Some people say that actions matter more than belief. My Jewish upbringing taught me the same thing. A loving God, I learned, would judge people by the way they treated others than whether they followed the correct religion.
I’m torn about this. The thing is, theology matters — it matters a lot. Theology shapes what we believe about God, which shapes how we live. Theology shapes the choices we make, how we treat others, and how we prioritize our time.
There is no doubt in my mind that many of the self-professing Christians chanting “Send her back!” at Trump rallies and who think the treatment of immigrants at the border is justified are motivated in part by theology.
Bad theology, but theology nonetheless.
At the end of the day, it’s likely that I’ll be in heaven with people who unapologetically support Trump and continue to make excuses for his racist behavior. I have no idea how God deals with Christians who believe that Jesus died on the cross for their sins but produced no good fruit. Ultimately, Jesus is the gate we must pass through.
The question of who “counts” as a real Christian gets harder and harder to answer the longer that Trump is in office. I don’t want to include racists and bigots as my brothers and sisters in Christ, but history is full of Christians who used Scripture to justify hateful, violent deeds; I can’t ignore that. I also can’t ignore that many of the Christians who were instrumental in shaping my theology as a baby believer are some of the most unapologetic Trump supporters I know. Some of them are no longer my friends, as it became revealed over time that we were no longer morally compatible.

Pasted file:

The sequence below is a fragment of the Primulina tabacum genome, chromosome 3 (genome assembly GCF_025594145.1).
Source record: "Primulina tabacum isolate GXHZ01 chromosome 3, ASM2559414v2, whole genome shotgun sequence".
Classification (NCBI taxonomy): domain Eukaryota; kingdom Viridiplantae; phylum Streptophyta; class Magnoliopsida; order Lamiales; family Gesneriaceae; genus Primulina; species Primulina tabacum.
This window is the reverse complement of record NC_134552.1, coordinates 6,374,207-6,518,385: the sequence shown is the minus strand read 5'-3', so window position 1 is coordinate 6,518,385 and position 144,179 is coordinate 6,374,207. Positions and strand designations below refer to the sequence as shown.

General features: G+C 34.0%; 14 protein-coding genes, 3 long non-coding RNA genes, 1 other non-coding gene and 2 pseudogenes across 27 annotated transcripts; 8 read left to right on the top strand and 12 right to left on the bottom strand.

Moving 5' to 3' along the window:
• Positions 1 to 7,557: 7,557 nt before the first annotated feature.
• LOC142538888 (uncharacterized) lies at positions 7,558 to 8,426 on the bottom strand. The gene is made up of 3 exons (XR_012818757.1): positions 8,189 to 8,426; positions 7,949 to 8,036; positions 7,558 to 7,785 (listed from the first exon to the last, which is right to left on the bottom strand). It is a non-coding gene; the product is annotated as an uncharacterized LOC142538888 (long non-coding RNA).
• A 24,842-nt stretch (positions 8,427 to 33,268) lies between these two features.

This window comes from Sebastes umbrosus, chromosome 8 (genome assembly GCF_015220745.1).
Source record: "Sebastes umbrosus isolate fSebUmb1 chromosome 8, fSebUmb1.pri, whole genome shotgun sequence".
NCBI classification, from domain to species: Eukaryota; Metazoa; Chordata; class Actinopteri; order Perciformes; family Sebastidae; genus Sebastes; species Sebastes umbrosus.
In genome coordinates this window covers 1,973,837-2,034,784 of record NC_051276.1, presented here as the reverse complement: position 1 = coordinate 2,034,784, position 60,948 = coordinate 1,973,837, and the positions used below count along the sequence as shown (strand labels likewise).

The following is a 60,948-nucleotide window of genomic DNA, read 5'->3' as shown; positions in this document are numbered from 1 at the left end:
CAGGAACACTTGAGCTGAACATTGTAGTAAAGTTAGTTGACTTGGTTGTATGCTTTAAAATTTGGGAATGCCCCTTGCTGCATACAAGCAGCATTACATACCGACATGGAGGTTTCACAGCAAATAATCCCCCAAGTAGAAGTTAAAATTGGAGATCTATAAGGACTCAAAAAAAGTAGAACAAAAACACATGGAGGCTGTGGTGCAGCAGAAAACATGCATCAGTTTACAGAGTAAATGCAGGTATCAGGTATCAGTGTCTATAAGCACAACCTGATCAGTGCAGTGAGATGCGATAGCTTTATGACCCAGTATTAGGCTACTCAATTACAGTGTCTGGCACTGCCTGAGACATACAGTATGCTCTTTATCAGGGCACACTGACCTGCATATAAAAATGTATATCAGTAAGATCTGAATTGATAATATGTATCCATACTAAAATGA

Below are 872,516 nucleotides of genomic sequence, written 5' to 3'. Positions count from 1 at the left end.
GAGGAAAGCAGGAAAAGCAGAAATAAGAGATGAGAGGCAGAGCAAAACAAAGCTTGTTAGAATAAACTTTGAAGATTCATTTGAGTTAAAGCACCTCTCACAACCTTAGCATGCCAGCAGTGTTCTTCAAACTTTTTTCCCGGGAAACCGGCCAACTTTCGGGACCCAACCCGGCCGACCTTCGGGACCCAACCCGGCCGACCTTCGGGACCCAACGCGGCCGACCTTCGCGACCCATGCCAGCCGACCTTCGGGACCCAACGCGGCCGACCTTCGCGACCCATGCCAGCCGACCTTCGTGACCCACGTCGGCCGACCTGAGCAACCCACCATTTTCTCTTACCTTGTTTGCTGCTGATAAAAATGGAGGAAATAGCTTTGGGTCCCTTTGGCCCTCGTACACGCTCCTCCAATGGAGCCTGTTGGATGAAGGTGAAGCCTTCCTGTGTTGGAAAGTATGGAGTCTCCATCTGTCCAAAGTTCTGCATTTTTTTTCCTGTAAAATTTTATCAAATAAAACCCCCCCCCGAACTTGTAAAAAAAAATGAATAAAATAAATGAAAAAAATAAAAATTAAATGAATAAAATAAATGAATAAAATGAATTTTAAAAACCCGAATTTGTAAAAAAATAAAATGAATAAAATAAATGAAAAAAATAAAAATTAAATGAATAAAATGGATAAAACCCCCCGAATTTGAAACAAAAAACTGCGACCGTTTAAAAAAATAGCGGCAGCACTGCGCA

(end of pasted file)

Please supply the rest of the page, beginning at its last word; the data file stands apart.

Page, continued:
I don’t recognize their Jesus and I’m sure they don’t recognize mine, but we profess to follow the same faith, and I don’t know how to come to terms with that.
Theology matters. But so does the fruit. The dead branches of a tree must be cut off, so says the Bible. Faith without works is dead. I know all that. The posts I see on social media are not a complete picture of a person’s spiritual life, let alone their character; I know that, too. All these truths jumble together in my mind, confusing the hell out of me and making me grateful that it’s not my job to judge who is a True Christian and who isn’t.
But that doesn’t make it any less frustrating to navigate a world in which a person can identify as Christian, but that tells me absolutely nothing about who they are or what they value. I have no idea whether or not they are safe.
The news of impending ICE raids reminds me of my seven-year-old self asking a neighbor friend if she would ever hide my family from the Nazis — Mom always said that was how we knew who our real friends were. In that situation, it wouldn’t have mattered to me whether or not this friend believed I was going to heaven; I just needed to know if I would be safe with her. Somewhere in the United States today, another child is asking her friend if her family would hide hers from ICE.
You would think that “real Christians” would give the same answer, but we know they won’t. Their answers are divided, as is the Church.